Qatar Masters: Super-Giri leads with 5.0/5

by Sagar Shah
11/30/2014 – Looks like he is doing a Caruana: top Dutch GM Anish Giri has won his five games in the strongest Open of all time, crushing a 2620 GM in round four in just 18 moves, and then beating the number three seed Shakhriyar Mamedyarov, rated 2757, in the next round with the black pieces. His performance: 3431. We have a big illustrated report with lots of exiting chess to play through and enjoy.

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The Qatar Masters Open 2014 is being held from November 25 to December 5 at the Crowne Plaza Hotel in Doha, Qatar. There are 92 grandmasters participating, or 60% of the 154 total players. 56 GMs are rated over 2600, and an incredible 14 over 2700. Let those numbers sink in for a moment! This tournament truly is a convention of brilliant chess minds.

Anish Giri leads Qatar Masters with 5.0/5

Highlights from rounds three to five, annotated by IM Sagar Shah

The tournament hall in Doha, at the start of round four

Suffered a painful defeat: Indian top GM Pentala Harikrishna in round three

[Event "Qatar Masters Open "] [Site "Doha QAT"] [Date "2014.11.28"] [Round "3.3"] [White "Oleksienko, Mikhailo"] [Black "Harikrishna, Pentala"] [Result "1-0"] [ECO "E68"] [WhiteElo "2620"] [BlackElo "2725"] [Annotator "Sagar Shah"] [SetUp "1"] [FEN "6k1/1pp2p2/p2p4/4n3/2P3P1/1P5P/P2K4/6N1 w - - 0 40"] [PlyCount "83"] [EventDate "2014.11.26"] {Harikrishna is considered to be a very strong endgame player. But in the current position he is in a very difficult position. The main problem? White has an outside passed pawn on the h-file. According to Botvinnik knight endgames are like pawn endgames: whatever rules hold true in the pawn endings, are also true for knight endings. By that logic this position should be winning for White. But it is one thing to have a theoretically winning ending and quite another to actually convert it.} 40. Ke3 Kg7 41. Nf3 Nc6 (41... Nxf3 42. Kxf3 {As previosuly mentioned this pawn ending is just winning for White.} Kg6 43. h4 c6 44. Ke4 f6 45. Kf4 a5 46. h5+ Kg7 47. g5 fxg5+ 48. Kxg5 $18) 42. Nd4 Ne5 (42... Nb4 43. a3 $16) 43. Ke4 Kf6 44. Nf5 Nd7 45. h4 Nc5+ 46. Ke3 (46. Kd5 Nd3 {gives the knight some activity.}) 46... a5 47. Nd4 {threatening Nb5.} c6 48. Nf5 {Now the d6 pawn is weak.} Ke5 49. h5 Ne6 50. Nh4 Kf6 51. Nf3 Nf8 52. Nd2 Ke5 (52... Kg5 53. Ne4+ Kxg4 54. Nxd6 Kxh5 55. Nxb7 $1 $18 {[%csl Ra5]} ) 53. h6 b6 {Later on, when the knight takes on d6 from e4, the b7 pawn will not hang. But this falls prey to another problem, and that is the c6 pawn becoming weak.} (53... Kf6 54. Ne4+ Kg6 55. Nxd6 $16) 54. Nf3+ Kf6 55. Nd4 Kg5 56. Nxc6 $1 {The right moment to stat concrete actions.} (56. Nf5 f6) 56... Kxh6 57. Nd8 Kg6 58. Nb7 f5 (58... Kg5 59. Nxd6 $18) 59. gxf5+ Kxf5 60. Nxd6+ { White's positional advantage of the outside passed pawn has translated into a material advantage of an extra pawn now. This endgame is relatively easier to win because in addition to material advantage the black pawns are quite weak and White can attack them easily.} Ke5 61. Nc8 Nd7 62. Kd3 Nc5+ 63. Kd2 (63. Kc3 {was possible.}) 63... Nd7 64. Kc3 Kf6 65. b4 $1 {Such moves are quite risky, as you are ruining the integrity of your structure. But in this position it is a strong move because concretely the b6 pawn will fall if Black will take on b4.} Ke5 (65... axb4+ 66. Kxb4 Ke5 67. Kb5 Kd4 68. Nxb6 Nxb6 69. Kxb6 Kxc4 70. a4 $18) 66. b5 {Fixing the b6 weakness. Look how the knight has to remain on d7 and the black king has absolutely no way to enter the queenside.} Ke4 67. c5 $1 {The decisive breakthrough.} Nxc5 (67... bxc5 68. Kc4 $18 (68. b6 Kd5 $11)) 68. Nxb6 Nb7 69. Kc4 Ke5 70. Nc8 Ke6 71. b6 Kd7 72. Na7 { [%cal Ga7c8,Ga7c6,Gb6c7] Once again making a barrier for the black king.} a4 73. Kd5 Nd6 74. Nc6 Nb7 75. Ne5+ Kc8 76. Kc6 Nd8+ 77. Kb5 Ne6 (77... Kb7 78. a3 {followed by Nc4 and picking up the a4 pawn.}) 78. Ka6 Nc5+ 79. Ka7 Nb7 80. Nc4 Nd8 81. Na5 {A wonderful display of endgame technique by Oleksienko.} 1-0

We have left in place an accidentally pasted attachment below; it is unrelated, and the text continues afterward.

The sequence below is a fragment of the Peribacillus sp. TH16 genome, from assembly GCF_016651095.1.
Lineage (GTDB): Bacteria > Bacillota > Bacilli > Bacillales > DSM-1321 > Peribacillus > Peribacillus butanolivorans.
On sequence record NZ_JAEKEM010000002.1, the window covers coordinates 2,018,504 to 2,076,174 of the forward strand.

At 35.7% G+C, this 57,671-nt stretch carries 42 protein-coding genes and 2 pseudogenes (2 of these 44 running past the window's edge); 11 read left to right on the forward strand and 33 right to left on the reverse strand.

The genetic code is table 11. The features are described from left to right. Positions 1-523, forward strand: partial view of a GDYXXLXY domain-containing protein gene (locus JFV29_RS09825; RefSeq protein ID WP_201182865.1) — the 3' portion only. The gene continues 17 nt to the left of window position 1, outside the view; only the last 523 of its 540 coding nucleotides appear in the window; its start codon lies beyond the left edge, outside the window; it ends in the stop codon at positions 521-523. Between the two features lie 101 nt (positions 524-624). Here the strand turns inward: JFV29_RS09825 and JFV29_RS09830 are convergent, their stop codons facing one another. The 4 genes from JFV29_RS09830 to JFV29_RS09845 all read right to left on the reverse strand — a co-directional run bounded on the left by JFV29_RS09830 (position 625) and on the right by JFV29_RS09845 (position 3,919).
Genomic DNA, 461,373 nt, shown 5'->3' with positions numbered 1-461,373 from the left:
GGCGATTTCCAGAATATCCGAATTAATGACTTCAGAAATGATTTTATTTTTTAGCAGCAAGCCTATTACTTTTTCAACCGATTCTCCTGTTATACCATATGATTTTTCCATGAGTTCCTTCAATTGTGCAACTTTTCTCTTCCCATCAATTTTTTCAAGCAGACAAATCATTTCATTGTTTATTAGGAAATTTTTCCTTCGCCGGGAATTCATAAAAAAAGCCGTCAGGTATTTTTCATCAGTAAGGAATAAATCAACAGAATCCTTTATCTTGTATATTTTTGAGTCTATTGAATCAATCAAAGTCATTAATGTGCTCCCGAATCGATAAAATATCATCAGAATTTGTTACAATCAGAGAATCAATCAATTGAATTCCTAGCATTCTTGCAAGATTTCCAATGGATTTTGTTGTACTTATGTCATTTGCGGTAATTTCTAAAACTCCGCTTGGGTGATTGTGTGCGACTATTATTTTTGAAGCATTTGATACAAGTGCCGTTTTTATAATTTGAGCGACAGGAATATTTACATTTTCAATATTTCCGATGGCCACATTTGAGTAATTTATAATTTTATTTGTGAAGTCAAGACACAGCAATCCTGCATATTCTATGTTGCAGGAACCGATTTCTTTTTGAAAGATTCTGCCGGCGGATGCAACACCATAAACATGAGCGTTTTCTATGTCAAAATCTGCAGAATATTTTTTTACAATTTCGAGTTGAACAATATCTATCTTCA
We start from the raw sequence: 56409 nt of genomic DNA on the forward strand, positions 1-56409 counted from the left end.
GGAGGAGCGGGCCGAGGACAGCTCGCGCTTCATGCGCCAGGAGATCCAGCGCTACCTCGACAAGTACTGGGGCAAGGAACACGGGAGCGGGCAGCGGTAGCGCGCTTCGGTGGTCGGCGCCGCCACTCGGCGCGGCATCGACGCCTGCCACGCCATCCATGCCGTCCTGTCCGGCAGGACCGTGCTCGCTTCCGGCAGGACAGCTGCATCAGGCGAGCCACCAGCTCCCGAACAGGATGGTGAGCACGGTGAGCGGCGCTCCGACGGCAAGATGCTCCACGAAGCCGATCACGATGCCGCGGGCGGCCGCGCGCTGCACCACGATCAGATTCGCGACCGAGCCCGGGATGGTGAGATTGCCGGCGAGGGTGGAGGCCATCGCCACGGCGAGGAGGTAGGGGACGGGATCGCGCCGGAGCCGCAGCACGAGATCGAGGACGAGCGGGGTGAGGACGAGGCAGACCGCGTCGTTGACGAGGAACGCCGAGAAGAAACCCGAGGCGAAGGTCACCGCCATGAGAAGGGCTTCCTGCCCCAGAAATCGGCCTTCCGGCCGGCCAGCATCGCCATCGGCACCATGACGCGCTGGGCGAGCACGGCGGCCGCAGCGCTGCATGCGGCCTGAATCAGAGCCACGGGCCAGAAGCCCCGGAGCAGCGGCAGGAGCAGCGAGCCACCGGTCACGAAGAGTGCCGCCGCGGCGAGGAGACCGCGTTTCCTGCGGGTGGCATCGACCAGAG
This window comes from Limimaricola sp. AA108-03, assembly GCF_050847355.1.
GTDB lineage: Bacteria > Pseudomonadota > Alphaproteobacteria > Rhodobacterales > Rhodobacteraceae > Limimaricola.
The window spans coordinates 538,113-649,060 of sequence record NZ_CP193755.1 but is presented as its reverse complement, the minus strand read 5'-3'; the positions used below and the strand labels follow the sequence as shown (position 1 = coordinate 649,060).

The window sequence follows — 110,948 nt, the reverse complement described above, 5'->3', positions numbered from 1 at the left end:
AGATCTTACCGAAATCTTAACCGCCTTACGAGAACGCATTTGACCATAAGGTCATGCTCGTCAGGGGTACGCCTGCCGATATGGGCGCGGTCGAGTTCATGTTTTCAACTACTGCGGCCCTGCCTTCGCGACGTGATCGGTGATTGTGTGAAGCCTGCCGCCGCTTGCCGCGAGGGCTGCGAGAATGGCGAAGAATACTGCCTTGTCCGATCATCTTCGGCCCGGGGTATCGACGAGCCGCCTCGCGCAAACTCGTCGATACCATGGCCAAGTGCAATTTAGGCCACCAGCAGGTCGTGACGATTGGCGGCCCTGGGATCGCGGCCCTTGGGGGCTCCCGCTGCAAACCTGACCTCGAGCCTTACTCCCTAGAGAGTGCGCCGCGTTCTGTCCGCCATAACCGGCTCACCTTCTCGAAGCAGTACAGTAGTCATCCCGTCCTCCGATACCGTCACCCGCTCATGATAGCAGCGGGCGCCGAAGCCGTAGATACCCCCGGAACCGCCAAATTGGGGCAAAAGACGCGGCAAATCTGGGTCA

Looking good: Anish Giri just before his minature in round four

The following notes were provided by our reporter in Doha, IM Akshat Chandra (above), who is also playing in the event. After the game Anish showed Akshat the game, and his remarks are quoted in the analysis.